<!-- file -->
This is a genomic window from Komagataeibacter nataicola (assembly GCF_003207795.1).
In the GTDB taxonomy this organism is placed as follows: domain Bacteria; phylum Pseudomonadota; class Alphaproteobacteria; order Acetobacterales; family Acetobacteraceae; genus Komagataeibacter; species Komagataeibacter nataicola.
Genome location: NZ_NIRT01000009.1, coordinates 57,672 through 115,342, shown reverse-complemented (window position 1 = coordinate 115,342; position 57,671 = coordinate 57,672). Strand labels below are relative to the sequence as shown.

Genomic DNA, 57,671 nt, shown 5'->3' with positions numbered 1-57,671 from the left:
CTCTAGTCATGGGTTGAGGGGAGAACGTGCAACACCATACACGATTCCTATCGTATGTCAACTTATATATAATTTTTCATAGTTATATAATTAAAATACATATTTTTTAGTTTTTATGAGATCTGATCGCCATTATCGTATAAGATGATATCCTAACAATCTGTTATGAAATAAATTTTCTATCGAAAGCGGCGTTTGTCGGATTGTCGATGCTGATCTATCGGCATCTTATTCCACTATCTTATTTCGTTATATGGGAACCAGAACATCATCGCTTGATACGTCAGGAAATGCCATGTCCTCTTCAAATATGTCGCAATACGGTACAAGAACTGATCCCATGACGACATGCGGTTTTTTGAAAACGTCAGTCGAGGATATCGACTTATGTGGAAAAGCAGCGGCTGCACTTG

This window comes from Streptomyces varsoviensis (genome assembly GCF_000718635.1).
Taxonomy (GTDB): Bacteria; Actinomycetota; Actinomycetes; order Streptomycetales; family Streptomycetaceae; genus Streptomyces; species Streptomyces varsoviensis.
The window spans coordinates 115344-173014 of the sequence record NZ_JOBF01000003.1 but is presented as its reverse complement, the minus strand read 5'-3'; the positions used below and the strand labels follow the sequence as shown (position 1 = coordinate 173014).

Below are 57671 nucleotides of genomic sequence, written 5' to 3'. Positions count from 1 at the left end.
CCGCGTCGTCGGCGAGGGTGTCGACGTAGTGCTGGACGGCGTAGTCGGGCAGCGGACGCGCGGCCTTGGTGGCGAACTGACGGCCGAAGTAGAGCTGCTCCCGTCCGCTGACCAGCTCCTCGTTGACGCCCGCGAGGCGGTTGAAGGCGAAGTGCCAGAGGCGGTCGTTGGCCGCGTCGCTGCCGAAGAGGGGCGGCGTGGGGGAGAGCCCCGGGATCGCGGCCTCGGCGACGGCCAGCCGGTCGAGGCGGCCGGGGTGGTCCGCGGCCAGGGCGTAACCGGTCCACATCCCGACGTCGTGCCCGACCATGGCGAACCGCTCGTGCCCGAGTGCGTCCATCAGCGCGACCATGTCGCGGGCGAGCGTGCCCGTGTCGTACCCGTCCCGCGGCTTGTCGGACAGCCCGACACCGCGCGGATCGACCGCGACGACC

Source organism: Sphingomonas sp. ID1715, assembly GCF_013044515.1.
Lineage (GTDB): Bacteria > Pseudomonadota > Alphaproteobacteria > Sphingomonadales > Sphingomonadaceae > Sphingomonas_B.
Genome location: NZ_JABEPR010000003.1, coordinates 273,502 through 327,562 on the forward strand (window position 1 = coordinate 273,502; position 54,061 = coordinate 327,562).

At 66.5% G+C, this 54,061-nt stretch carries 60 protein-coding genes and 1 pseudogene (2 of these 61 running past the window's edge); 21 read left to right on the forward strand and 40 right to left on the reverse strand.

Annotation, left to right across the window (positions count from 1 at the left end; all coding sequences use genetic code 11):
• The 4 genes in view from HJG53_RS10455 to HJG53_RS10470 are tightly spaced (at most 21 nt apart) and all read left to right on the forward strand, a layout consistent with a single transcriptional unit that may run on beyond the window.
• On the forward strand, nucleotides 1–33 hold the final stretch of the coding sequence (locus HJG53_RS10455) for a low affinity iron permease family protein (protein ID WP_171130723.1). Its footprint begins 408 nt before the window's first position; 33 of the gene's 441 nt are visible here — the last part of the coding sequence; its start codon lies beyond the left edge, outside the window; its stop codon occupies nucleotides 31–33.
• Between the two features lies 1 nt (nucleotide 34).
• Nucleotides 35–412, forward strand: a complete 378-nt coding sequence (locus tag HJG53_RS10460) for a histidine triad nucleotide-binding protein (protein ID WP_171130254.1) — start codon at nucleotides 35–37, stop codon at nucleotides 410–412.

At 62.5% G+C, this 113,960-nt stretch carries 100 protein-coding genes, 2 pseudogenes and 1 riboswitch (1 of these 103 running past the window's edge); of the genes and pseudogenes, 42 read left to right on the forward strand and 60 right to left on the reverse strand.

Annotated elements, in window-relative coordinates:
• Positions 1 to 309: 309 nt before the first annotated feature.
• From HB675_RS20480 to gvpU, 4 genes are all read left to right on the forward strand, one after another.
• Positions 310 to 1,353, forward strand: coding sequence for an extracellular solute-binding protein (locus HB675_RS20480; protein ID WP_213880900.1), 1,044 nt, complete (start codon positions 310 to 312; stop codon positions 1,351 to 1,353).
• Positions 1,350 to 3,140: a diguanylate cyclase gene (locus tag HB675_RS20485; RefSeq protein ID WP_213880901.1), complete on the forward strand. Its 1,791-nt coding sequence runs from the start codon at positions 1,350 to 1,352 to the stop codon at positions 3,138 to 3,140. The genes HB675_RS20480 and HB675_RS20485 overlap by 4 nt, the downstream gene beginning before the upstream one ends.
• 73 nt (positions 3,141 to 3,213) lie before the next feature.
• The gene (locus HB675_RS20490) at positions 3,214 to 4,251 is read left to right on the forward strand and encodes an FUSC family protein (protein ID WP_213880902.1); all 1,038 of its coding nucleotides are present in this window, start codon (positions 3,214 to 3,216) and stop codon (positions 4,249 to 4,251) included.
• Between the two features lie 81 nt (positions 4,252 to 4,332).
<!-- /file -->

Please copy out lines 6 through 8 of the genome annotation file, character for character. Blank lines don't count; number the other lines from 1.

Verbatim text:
This window comes from Streptomyces varsoviensis (genome assembly GCF_000718635.1).
Taxonomy (GTDB): Bacteria; Actinomycetota; Actinomycetes; order Streptomycetales; family Streptomycetaceae; genus Streptomyces; species Streptomyces varsoviensis.
The window spans coordinates 115344-173014 of the sequence record NZ_JOBF01000003.1 but is presented as its reverse complement, the minus strand read 5'-3'; the positions used below and the strand labels follow the sequence as shown (position 1 = coordinate 173014).